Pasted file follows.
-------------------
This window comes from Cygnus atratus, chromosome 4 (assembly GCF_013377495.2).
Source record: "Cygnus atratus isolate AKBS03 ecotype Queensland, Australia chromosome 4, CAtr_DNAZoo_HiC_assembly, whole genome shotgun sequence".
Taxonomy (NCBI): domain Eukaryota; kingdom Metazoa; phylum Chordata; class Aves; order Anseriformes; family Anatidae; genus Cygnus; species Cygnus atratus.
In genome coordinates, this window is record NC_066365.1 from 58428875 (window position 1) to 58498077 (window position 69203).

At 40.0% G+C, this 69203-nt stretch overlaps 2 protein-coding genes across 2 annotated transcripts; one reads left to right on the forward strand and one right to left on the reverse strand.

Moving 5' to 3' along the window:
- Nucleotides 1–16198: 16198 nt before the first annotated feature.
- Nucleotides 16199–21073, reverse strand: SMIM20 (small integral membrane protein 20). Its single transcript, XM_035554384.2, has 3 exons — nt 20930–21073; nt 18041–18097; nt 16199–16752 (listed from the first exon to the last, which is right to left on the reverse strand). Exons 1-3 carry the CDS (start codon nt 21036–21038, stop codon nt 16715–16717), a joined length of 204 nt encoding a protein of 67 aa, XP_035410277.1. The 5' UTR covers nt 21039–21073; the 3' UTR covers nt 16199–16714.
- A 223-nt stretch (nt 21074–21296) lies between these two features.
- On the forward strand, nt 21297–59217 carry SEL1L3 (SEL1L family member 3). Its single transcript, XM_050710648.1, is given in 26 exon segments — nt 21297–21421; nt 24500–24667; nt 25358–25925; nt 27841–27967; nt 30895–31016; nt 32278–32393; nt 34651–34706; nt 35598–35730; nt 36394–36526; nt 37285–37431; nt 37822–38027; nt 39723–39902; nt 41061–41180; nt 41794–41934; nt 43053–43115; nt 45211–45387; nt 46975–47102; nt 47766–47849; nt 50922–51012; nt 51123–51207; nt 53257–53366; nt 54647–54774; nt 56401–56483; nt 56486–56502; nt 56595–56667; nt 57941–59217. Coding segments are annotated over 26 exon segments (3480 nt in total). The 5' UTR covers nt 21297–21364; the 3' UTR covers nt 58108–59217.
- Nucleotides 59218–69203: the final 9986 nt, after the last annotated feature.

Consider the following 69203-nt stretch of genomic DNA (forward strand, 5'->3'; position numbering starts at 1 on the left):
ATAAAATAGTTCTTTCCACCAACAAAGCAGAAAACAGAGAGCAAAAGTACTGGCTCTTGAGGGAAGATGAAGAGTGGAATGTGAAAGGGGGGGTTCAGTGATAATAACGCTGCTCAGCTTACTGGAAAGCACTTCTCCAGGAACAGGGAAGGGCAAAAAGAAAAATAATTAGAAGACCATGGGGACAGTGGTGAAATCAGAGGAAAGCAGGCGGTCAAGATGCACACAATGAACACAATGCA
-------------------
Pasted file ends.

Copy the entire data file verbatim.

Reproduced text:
This window comes from Cygnus atratus, chromosome 4 (assembly GCF_013377495.2).
Source record: "Cygnus atratus isolate AKBS03 ecotype Queensland, Australia chromosome 4, CAtr_DNAZoo_HiC_assembly, whole genome shotgun sequence".
Taxonomy (NCBI): domain Eukaryota; kingdom Metazoa; phylum Chordata; class Aves; order Anseriformes; family Anatidae; genus Cygnus; species Cygnus atratus.
In genome coordinates, this window is record NC_066365.1 from 58428875 (window position 1) to 58498077 (window position 69203).

At 40.0% G+C, this 69203-nt stretch overlaps 2 protein-coding genes across 2 annotated transcripts; one reads left to right on the forward strand and one right to left on the reverse strand.

Moving 5' to 3' along the window:
- Nucleotides 1–16198: 16198 nt before the first annotated feature.
- Nucleotides 16199–21073, reverse strand: SMIM20 (small integral membrane protein 20). Its single transcript, XM_035554384.2, has 3 exons — nt 20930–21073; nt 18041–18097; nt 16199–16752 (listed from the first exon to the last, which is right to left on the reverse strand). Exons 1-3 carry the CDS (start codon nt 21036–21038, stop codon nt 16715–16717), a joined length of 204 nt encoding a protein of 67 aa, XP_035410277.1. The 5' UTR covers nt 21039–21073; the 3' UTR covers nt 16199–16714.
- A 223-nt stretch (nt 21074–21296) lies between these two features.
- On the forward strand, nt 21297–59217 carry SEL1L3 (SEL1L family member 3). Its single transcript, XM_050710648.1, is given in 26 exon segments — nt 21297–21421; nt 24500–24667; nt 25358–25925; nt 27841–27967; nt 30895–31016; nt 32278–32393; nt 34651–34706; nt 35598–35730; nt 36394–36526; nt 37285–37431; nt 37822–38027; nt 39723–39902; nt 41061–41180; nt 41794–41934; nt 43053–43115; nt 45211–45387; nt 46975–47102; nt 47766–47849; nt 50922–51012; nt 51123–51207; nt 53257–53366; nt 54647–54774; nt 56401–56483; nt 56486–56502; nt 56595–56667; nt 57941–59217. Coding segments are annotated over 26 exon segments (3480 nt in total). The 5' UTR covers nt 21297–21364; the 3' UTR covers nt 58108–59217.
- Nucleotides 59218–69203: the final 9986 nt, after the last annotated feature.

Consider the following 69203-nt stretch of genomic DNA (forward strand, 5'->3'; position numbering starts at 1 on the left):
ATAAAATAGTTCTTTCCACCAACAAAGCAGAAAACAGAGAGCAAAAGTACTGGCTCTTGAGGGAAGATGAAGAGTGGAATGTGAAAGGGGGGGTTCAGTGATAATAACGCTGCTCAGCTTACTGGAAAGCACTTCTCCAGGAACAGGGAAGGGCAAAAAGAAAAATAATTAGAAGACCATGGGGACAGTGGTGAAATCAGAGGAAAGCAGGCGGTCAAGATGCACACAATGAACACAATGCA